In 2004 Prime Minister Ariel Sharon headed a Likud led coalition, and made it clear that any government minister, who voted against the Gaza disengagement plan, (the removal of 21 separate Jewish communities), would be instantly fired.
Netanyahu was Finance Minister and although he and other ministers were deeply opposed to the move, was advised by economists and others, not to resign as this could jeopardise the positive moves already undertaken by his ministry in opening up the free market.
Voting in the Knesset is conducted by the speaker who calls out each member alphabetically, and they respond either: for, against or abstain.
Once the speaker goes through the entire list of MKs, he repeats it again from the start for the benefit of those members who were not present. In Israel, it is customarily if you oppose a bill, you are not present during the first call, but then suddenly appear on the second and final speaker call.
This is exactly what Netanyahu and other ministers did on that day and of course the bill passed into law and the following year, 21 settlements were evacuated from the Gaza buffer zone.
The House of Commons has of course a completely different system of voting, but this week it was reported that up to 24 Conservative government ministers could resign if, no deal was not taken off the table.
If they cannot get behind government policy, just like Ariel Sharon threatened to fire his ministers, Theresa May should have immediately fired these individuals, but she did not.
The Conservative government will now hold their meaningful vote on 12th March, just over two weeks before Britain is scheduled to leave the EU.
It will likely be rejected, and so the government will hold another vote on a “no deal” Brexit, which is also not expected to pass. But Mrs May will rightly not take it off the table, because it may still strengthen her negotiating ability in Brussels as a no deal withdrawal agreement will hurt the Europeans much more than the British.
On 14th March, Parliament will finally get to vote on extending article 50, which Mrs May says she is opposed to and will vote against.
Over on the Labour benches, up to 30 more MPs are said to be planning to leave the party, which is probably why Corbyn is now moving towards a second referendum.
But if you look at Labour seats won in the 2017 election, 61% of those voted to leave.
In the seats that Labour won with a majority of less than 2000 votes, 72% of those seats voted to leave. Now look at the Tory seats that Labour need to gain in order to form the next government and you are looking at 78% of those who voted to leave. So the path to a future Labour government goes through Conservative leave seats.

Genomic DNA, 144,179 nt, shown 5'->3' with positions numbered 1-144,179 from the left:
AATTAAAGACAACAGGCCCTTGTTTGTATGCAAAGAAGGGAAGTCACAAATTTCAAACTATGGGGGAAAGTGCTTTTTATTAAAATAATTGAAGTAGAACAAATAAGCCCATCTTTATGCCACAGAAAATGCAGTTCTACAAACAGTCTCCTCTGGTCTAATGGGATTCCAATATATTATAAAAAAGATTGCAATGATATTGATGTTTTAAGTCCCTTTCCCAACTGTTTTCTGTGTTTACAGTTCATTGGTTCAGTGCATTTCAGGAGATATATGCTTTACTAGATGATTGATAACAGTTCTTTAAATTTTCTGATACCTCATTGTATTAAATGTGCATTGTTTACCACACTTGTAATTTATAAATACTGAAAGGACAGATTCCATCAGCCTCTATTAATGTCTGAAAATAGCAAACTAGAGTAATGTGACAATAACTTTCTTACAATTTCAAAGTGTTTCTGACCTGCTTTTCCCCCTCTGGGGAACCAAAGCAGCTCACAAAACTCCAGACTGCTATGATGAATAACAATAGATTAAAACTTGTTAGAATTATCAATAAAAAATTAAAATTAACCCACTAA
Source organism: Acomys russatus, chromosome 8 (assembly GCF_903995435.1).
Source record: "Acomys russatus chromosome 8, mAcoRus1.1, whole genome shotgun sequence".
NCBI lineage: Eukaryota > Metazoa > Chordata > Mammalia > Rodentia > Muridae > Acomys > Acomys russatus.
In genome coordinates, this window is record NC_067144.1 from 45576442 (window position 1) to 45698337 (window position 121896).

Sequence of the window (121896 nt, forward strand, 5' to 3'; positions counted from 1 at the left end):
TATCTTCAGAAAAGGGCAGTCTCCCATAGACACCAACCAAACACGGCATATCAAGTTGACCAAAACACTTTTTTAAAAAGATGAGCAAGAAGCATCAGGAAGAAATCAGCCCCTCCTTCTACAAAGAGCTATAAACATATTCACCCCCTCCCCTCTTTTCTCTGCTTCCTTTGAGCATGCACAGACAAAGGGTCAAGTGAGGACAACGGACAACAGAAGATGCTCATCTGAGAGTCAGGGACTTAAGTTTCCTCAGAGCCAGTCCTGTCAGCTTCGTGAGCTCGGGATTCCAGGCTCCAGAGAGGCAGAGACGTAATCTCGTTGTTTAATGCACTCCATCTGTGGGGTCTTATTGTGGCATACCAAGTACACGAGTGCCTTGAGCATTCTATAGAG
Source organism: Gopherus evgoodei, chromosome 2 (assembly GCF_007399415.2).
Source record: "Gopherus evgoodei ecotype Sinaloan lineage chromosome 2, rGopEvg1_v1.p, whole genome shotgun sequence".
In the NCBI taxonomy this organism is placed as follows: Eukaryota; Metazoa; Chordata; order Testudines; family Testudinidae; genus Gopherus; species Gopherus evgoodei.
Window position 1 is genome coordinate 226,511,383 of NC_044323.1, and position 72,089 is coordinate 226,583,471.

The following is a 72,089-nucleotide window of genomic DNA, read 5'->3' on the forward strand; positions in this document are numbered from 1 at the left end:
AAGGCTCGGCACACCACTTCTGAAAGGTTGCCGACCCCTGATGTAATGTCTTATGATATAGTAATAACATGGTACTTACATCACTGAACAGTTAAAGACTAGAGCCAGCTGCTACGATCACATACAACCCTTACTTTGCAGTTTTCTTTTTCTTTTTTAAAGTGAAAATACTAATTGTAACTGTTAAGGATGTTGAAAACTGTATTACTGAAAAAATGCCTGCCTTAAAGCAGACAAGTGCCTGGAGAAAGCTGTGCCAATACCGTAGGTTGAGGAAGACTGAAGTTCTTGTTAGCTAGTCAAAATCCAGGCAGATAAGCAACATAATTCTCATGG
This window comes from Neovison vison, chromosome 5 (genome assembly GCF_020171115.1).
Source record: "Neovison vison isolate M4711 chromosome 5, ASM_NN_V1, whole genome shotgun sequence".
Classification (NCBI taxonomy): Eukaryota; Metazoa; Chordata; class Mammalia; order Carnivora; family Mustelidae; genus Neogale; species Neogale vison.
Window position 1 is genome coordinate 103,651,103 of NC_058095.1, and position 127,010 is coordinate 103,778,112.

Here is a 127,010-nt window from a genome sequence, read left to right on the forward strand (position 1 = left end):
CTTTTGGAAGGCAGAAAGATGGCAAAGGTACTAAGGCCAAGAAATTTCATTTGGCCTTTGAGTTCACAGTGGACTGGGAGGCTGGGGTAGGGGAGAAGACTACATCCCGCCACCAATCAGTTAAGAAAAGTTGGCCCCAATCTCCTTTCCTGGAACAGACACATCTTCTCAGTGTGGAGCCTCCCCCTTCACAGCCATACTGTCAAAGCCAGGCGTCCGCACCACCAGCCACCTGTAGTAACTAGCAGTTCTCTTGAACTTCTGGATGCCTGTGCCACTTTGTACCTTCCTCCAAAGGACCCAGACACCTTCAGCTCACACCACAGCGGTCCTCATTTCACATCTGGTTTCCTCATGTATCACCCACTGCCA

Let’s remember the words in the 2017 Labour manifesto: “Labour accepts the referendum result.”
Labour must know this betrayal could have devastating consequences for them and so to get through the next few weeks and avoid losing dozens of Labour MPs, the leadership is “temporally” calling for another referendum.
Jeremy Corbyn was asked 23 times in the Parliamentary Labour Party meeting last Monday night, if remain will be on the ballot paper and 23 times he refused to answer.
We are told every bit of bad news is “because of Brexit” and every piece of good news is “despite Brexit.”
Jaguar Land Rover and Nissan are relocating to the far-east because diesel cars are no longer selling in Europe – if they were, these companies would move to the EU.
But the huge construction company, JCB is expanding and creating more jobs in Britain, “despite Brexit.”
Toyota announced it will build in Derbyshire the most popular selling car in the world – the new Corolla – “despite Brexit.” (If Jaguar Land Rover and Nissan had correctly predicted the next generation of Hybrid vehicles – they could have also remained in Britain).
So it’s not doom and gloom but an opportunity to move forward. Yet in the Commons – we are faced with only three scenarios: leave without a deal, leave with a deal or remain in the EU.
Plus there are four groups sitting in the Commons: remain, leave with Theresa May’s deal, leave on WTO rules or another referendum. The parliamentary arithmetic is just not there for any one of these solutions.
A once in a lifetime referendum was not a mistake. It suggested parliament is listening to the people and parliament is engaging with the people.
With 544 votes out of 650, MPs voted for you the people to decide and parliament would implement.
The reason why we are in a Brexit mess is because MPs agreed to abide by the decision – but as the process dragged on and the EU showed their disrespect towards the British public, voters were worn down and MPs seized the opportunity to publicly change their minds and oppose the decision, whilst insisting “they hadn’t changed.”
Perhaps the time is coming to bring a breath of fresh air to the House of Commons, by calling for a general election before the end of 2019 (when Britain may still be in the EU by extending article 50 and would have fought the European election).
This country has lost confidence in many MPs on all sides and a change of faces could bring back hope and encouragement to voters.
The problem is would we believe what they say in their manifestos this time? Would there be a low turnout? And if we are still in the EU by the end of 2019 with British MEPs in Brussels and Strasbourg, would there be any incentive for government to call an election?
My instinct tells me that many MPs including The Independent Group and several SNP members would be voted out and Conservatives could replace them, giving the government a majority.
James J. Marlow is a journalist and international news contributor:
Follow on twitter: @James_J_Marlow